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EDITORIAL
Year : 2018  |  Volume : 21  |  Issue : 5  |  Page : 1-2
 

Worst headaches of the humankind


Department of Neurology, G B Pant Institute of Postgraduate Medical Education and Research, New Delhi, India

Date of Web Publication11-Apr-2018

Correspondence Address:
Dr. Debashish Chowdhury
Room No 504, Department of Neurology, G B Pant Institute of Postgraduate Medical Education and Research, New Delhi - 110 002
India
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Source of Support: None, Conflict of Interest: None


DOI: 10.4103/aian.AIAN_20_18

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How to cite this article:
Chowdhury D. Worst headaches of the humankind. Ann Indian Acad Neurol 2018;21, Suppl S1:1-2

How to cite this URL:
Chowdhury D. Worst headaches of the humankind. Ann Indian Acad Neurol [serial online] 2018 [cited 2018 Dec 9];21, Suppl S1:1-2. Available from: http://www.annalsofian.org/text.asp?2018/21/5/1/229733




Headache patients are commonly encountered by neurologists in their routine clinical practice. Trigeminal autonomic cephalalgias (TACs) constitute a relatively uncommon group of primary headache disorders. The term first coined by Goadsby and Lipton now includes four types of primary headache disorders, namely cluster headache (CH), paroxysmal hemicrania (PH), short-lasting unilateral neuralgiform headache attacks with conjunctival injection and tearing (SUNCT) and short-lasting unilateral headache attacks with autonomic features (SUNA) (under short-lasting unilateral neuralgiform headache attacks), and hemicrania continua (HC). The rationale for including all these headache disorders in one group stems from the fact that they have two features in common: short-lasting, unilateral, extremely severe headache attacks accompanied by typical ipsilateral cranial autonomic symptoms (CAS). The fourth group namely HC which was the last to be included is characterized by continuous side-locked headache with exacerbations and ipsilateral CAS, especially during the exacerbations. Apart from these phenotypic similarities, the groups differ substantially in terms of demographics, other clinical features, and treatment. Functional neuroimaging has shown the involvement of posterior hypothalamus in these headaches which is taken as a supportive evidence for grouping them together and linking them pathophysiologically. However, the changes in functional neuroimaging are neither universal nor exclusive. Understanding of the pathophysiology of TACs is still evolving. Because of relative rarity of these disorders, often, the diagnosis is delayed and patients are not provided with the optimum treatment. On the other hand, these headache disorders are considered by many as the worst pain conditions known to humankind. Therefore, there is need for greater awareness of these disorders.

This issue focuses exclusively on TACs to provide the latest update and clear concepts about the diagnosis and management of these disorders. We have assembled a group of world-class headache specialists and educators from UK, USA, Germany, and India and tried to create a remarkable volume with the aim to assist neurologists in the evaluation, diagnosis, and management of TACs.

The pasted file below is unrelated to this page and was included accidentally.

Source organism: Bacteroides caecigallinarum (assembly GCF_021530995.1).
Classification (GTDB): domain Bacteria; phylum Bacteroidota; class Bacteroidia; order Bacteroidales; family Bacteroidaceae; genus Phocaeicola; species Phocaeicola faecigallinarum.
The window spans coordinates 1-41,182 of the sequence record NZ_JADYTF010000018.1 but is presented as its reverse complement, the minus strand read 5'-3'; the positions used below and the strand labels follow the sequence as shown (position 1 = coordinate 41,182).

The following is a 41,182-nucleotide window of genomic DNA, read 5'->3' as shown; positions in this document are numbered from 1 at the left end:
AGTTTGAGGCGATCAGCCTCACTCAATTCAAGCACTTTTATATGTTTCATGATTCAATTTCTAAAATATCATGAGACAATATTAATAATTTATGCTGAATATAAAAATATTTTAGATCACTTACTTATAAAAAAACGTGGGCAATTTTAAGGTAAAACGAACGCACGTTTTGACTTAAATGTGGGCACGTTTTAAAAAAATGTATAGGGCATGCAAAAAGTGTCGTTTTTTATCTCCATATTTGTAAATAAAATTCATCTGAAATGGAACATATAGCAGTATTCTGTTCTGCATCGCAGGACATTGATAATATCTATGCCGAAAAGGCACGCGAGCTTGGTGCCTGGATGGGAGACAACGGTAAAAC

The issue begins with a set of articles discussing a broad overview of the concept of TACs and the latest classification system. Professor Peter Goadsby, an authority on TACs, and his colleagues Dr. Diana Yi-Ting Wei and Dr. Jonathan Jia Yuan Ong first provide us a comprehensive overview of the emergence of the concept of TACs and a critique of the rationale of how the various entities were included in this group. Dr. K Ravishankar, a well-known senior headache specialist from India, next discusses the current diagnostic criteria of TACs comparing it to previous classifications, detailing the changes that have been made and their implications. Professor Peter Goadsby and his team again share their expertise and experience by reviewing the epidemiology, pathophysiology, clinical features, and diagnosis of CH in a comprehensive manner. In the next article, Dr. William S Kingston and Professor David Dodick, an authority on headache disorders, discuss the treatment of CH in a lucid and practical way highlighting the evidence base (and lack of it) and the newer treatments that are in the pipeline. In the next article, Dr. Anish Bahra and Dr. Chinar Osman succinctly review PH and its management and share their expertise on the use of indomethacin for diagnosis and management of this disorder. Dr. Manjit Matharu, a reputed researcher in the field of TACs, and his colleague Dr. Andrew Levy discuss the uncommon and the most enigmatic entity among the TACs, namely SUNCT and SUNA, and provide the latest update on the subject including the controversies. Dr. Sanjay Prakash, a well-known headache researcher from India, and his colleague Dr. Bansi Adroja next review comprehensively HC with emphasis on differential diagnosis and management. This is followed by a very informative article by Dr. Mark Oberman and his colleagues Dr. Dagney Holly and Dr. Steffen Nagel, discussing functional neuroimaging in TACs with implications for pathophysiology and potential applications in clinical practice. Dr. Mark Oberman is known for his expertise in the field of neuroimaging in headache disorders. The issue ends with a review article on secondary TACs by me where I have tried to critically analyze the concept and nomenclature of secondary TACs and give an update on the recently described cases.

In summary, this is a comprehensive update issue on TACs, and I hope that readers will find the articles useful and stimulating.






 

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